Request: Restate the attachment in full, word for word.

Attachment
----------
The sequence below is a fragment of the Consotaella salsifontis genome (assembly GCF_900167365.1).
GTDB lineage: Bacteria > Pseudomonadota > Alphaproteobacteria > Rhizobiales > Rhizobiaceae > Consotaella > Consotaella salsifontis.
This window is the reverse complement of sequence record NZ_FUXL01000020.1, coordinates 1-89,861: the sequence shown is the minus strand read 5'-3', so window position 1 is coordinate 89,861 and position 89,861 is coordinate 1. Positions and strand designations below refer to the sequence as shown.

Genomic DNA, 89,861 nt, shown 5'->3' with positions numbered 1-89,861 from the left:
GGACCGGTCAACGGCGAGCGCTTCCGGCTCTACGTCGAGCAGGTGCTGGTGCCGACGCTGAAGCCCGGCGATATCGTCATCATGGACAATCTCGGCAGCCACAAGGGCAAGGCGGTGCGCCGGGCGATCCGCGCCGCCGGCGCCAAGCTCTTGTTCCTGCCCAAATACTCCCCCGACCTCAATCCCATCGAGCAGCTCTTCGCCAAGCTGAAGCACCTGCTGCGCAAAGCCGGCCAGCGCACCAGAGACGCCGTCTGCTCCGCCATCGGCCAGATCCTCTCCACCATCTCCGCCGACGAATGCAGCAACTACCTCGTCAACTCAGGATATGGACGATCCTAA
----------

The sequence below is a fragment of the Consotaella salsifontis genome (assembly GCF_900167365.1).
GTDB lineage: Bacteria > Pseudomonadota > Alphaproteobacteria > Rhizobiales > Rhizobiaceae > Consotaella > Consotaella salsifontis.
This window is the reverse complement of sequence record NZ_FUXL01000020.1, coordinates 1-89,861: the sequence shown is the minus strand read 5'-3', so window position 1 is coordinate 89,861 and position 89,861 is coordinate 1. Positions and strand designations below refer to the sequence as shown.

Genomic DNA, 89,861 nt, shown 5'->3' with positions numbered 1-89,861 from the left:
GGACCGGTCAACGGCGAGCGCTTCCGGCTCTACGTCGAGCAGGTGCTGGTGCCGACGCTGAAGCCCGGCGATATCGTCATCATGGACAATCTCGGCAGCCACAAGGGCAAGGCGGTGCGCCGGGCGATCCGCGCCGCCGGCGCCAAGCTCTTGTTCCTGCCCAAATACTCCCCCGACCTCAATCCCATCGAGCAGCTCTTCGCCAAGCTGAAGCACCTGCTGCGCAAAGCCGGCCAGCGCACCAGAGACGCCGTCTGCTCCGCCATCGGCCAGATCCTCTCCACCATCTCCGCCGACGAATGCAGCAACTACCTCGTCAACTCAGGATATGGACGATCCTAA